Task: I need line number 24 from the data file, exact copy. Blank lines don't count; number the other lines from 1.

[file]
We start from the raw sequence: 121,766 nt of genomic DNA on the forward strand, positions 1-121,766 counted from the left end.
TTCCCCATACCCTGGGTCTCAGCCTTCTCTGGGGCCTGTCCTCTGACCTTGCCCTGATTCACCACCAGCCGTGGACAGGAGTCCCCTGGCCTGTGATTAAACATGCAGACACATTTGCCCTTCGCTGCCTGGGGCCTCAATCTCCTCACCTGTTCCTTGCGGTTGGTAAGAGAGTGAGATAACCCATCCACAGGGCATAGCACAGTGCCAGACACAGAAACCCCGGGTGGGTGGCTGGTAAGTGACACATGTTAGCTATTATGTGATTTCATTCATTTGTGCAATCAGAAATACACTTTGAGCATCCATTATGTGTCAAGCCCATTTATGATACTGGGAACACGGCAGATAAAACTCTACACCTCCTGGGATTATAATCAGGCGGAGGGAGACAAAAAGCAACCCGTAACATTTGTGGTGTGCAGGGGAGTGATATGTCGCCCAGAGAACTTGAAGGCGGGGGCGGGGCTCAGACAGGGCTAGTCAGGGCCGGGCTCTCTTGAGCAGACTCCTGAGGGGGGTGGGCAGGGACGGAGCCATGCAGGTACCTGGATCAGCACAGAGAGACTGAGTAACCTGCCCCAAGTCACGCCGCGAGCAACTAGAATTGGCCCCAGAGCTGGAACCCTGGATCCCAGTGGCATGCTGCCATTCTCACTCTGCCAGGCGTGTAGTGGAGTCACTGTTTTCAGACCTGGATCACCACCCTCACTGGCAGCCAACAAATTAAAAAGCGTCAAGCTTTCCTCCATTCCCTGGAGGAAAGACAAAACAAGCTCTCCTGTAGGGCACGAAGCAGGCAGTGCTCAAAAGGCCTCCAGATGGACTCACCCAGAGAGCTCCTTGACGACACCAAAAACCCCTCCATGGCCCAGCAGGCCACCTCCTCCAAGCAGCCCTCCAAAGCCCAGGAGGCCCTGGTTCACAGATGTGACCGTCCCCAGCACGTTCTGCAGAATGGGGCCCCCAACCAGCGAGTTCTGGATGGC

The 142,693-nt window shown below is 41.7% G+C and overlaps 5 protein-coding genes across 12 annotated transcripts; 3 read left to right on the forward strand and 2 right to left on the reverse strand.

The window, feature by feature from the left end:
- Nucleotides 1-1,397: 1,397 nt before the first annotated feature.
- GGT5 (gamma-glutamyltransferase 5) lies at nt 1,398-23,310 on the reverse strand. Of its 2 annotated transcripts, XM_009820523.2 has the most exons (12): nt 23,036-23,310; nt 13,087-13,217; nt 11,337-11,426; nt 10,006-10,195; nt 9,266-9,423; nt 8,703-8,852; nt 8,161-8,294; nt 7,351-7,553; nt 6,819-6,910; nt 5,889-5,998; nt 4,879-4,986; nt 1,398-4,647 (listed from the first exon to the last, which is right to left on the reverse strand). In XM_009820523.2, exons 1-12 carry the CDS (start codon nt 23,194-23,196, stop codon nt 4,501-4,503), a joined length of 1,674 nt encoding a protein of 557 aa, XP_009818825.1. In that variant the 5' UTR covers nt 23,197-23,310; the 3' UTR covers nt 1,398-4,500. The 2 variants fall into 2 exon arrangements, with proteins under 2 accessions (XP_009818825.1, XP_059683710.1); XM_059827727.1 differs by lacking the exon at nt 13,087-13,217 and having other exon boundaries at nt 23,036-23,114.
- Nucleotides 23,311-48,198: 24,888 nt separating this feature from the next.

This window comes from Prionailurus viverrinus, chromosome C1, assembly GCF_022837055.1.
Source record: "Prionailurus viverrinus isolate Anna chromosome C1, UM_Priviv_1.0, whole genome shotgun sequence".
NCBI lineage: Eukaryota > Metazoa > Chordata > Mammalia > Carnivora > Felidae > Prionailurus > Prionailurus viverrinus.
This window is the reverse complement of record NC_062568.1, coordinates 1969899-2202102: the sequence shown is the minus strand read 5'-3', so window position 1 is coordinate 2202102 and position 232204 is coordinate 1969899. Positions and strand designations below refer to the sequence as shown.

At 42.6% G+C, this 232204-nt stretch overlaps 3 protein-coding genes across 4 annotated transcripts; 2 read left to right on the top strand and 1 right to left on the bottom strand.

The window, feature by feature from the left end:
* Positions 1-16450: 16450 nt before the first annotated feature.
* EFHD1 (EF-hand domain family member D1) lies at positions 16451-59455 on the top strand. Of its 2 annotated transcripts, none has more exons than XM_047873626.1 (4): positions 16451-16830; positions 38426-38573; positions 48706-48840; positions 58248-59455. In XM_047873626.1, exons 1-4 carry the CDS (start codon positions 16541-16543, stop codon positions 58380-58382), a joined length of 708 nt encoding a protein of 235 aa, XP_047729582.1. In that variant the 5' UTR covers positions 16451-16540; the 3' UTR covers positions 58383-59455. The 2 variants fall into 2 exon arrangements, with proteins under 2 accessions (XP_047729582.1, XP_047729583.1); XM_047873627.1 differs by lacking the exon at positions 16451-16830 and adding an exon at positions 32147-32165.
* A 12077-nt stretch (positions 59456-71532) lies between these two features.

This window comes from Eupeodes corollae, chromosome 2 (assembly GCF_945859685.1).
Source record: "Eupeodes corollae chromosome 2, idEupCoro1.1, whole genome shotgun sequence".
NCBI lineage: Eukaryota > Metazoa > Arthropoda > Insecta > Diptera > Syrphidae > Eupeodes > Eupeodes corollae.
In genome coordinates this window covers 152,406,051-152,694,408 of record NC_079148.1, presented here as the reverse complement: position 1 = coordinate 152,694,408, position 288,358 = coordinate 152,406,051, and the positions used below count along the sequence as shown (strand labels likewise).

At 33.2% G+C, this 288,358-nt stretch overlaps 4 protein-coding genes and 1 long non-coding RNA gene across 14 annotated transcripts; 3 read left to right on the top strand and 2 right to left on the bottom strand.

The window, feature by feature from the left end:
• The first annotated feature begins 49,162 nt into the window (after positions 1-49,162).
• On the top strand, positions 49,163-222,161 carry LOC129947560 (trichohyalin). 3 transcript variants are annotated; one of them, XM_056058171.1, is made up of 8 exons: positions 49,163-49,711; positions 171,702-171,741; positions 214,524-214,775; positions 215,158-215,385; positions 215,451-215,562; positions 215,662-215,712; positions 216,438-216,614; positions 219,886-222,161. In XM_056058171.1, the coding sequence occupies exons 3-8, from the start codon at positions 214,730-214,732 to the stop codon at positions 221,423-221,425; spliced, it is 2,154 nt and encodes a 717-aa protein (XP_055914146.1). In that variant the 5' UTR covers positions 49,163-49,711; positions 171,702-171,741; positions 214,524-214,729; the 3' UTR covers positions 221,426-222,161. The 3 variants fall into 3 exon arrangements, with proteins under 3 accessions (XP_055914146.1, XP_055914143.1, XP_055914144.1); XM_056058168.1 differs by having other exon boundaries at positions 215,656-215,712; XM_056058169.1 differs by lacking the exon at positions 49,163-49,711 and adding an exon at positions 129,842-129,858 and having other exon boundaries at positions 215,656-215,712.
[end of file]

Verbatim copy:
• On the top strand, positions 49,163-222,161 carry LOC129947560 (trichohyalin). 3 transcript variants are annotated; one of them, XM_056058171.1, is made up of 8 exons: positions 49,163-49,711; positions 171,702-171,741; positions 214,524-214,775; positions 215,158-215,385; positions 215,451-215,562; positions 215,662-215,712; positions 216,438-216,614; positions 219,886-222,161. In XM_056058171.1, the coding sequence occupies exons 3-8, from the start codon at positions 214,730-214,732 to the stop codon at positions 221,423-221,425; spliced, it is 2,154 nt and encodes a 717-aa protein (XP_055914146.1). In that variant the 5' UTR covers positions 49,163-49,711; positions 171,702-171,741; positions 214,524-214,729; the 3' UTR covers positions 221,426-222,161. The 3 variants fall into 3 exon arrangements, with proteins under 3 accessions (XP_055914146.1, XP_055914143.1, XP_055914144.1); XM_056058168.1 differs by having other exon boundaries at positions 215,656-215,712; XM_056058169.1 differs by lacking the exon at positions 49,163-49,711 and adding an exon at positions 129,842-129,858 and having other exon boundaries at positions 215,656-215,712.